There's a reason so many seniors rush to file for Social Security at 62 -- it's the earliest age to sign up for benefits. If you're planning to go a similar route, you may be counting down the days till your 62nd birthday. But here's why you may want to rethink your plan.
Can you afford a financial hit for life?
If you've saved very well for retirement, to the point where Social Security will only constitute a small portion of your senior income, then frankly, it may not matter when you file for benefits. After all, if your savings can provide, say, $5,000 a month of income, then you may not care if Social Security pays you a few hundred dollars less.
But if you expect Social Security to be your primary income source, then filing for benefits at 62 is move you might sorely regret. You're not entitled to your full monthly Social Security benefit until you reach full retirement age, which is either 66, 67, or somewhere in between. If you claim benefits at 62, you'll reduce them by up to 30% -- for life.
Now the upside of claiming benefits at 62 is that you'll get your money sooner, and if you don't expect to live a long life (say, you have many health issues going into retirement), then filing at 62 is a smart move. But if you expect to enjoy an average retirement, or a longer one, then cutting your primary income stream could prove disastrous.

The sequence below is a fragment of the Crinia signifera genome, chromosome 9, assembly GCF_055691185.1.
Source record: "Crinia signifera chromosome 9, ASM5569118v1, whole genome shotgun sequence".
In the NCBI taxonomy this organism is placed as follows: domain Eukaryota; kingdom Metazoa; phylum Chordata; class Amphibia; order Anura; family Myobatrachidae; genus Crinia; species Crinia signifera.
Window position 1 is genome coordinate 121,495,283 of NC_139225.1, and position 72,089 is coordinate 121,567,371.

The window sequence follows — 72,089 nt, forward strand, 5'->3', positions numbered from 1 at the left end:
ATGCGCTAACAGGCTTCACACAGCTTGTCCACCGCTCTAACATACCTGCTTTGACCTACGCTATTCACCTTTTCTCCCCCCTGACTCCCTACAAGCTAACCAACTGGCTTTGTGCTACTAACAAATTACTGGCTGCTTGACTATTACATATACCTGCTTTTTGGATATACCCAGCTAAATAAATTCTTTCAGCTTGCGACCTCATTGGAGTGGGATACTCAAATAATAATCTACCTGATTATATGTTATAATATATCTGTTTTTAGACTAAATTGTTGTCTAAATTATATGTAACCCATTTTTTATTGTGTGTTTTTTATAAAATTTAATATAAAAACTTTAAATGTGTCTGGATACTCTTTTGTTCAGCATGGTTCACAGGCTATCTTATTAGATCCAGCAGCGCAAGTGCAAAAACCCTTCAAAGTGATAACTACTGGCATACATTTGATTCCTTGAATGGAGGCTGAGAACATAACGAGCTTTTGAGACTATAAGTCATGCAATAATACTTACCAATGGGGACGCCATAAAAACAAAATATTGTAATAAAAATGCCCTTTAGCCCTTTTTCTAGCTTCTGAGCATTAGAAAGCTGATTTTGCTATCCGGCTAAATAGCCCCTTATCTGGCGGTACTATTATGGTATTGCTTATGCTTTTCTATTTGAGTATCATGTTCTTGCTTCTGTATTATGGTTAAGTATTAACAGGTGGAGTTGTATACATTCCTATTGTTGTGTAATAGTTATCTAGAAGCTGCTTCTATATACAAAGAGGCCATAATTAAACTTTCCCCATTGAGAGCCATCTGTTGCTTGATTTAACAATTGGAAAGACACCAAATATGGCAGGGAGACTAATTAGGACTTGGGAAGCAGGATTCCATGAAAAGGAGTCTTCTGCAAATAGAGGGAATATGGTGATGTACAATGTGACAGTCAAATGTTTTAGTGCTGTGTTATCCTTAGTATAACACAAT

How much of a hit will your senior income take if you file at 62?
These days, the average Social Security recipient collects $1,557 a month. If your full retirement age is 67 and that's the benefit you're entitled to, filing at 62 will leave you with $1,090 a month instead. If you have no income outside of Social Security, that's not a lot to live on.
But even if you do have outside income, you never know how much your living expenses might rise in retirement. Healthcare could cost you a bundle, especially if medical problems develop as you age. You could end up needing a host of home repairs as your house gets older. Or, you might need extra money just to keep busy in the absence of having a job.
Filing for Social Security at 62 means slashing a key income source. And unless you're confident you can make up for that hit another way, you may be better off waiting to claim your benefits.
Of course, that doesn't have to mean filing at FRA. You can sign up for benefits at 64 or 65 as a compromise. That way, your benefits will be reduced, but not to the same degree you'd face by signing up for Social Security as early as possible.
If you're looking at a $1,557 benefit at age 67, signing up at 65 will leave you with about $1,350 a month rather than just $1,090. And chances are, that extra money will come in more than handy at one point or another during your senior years.
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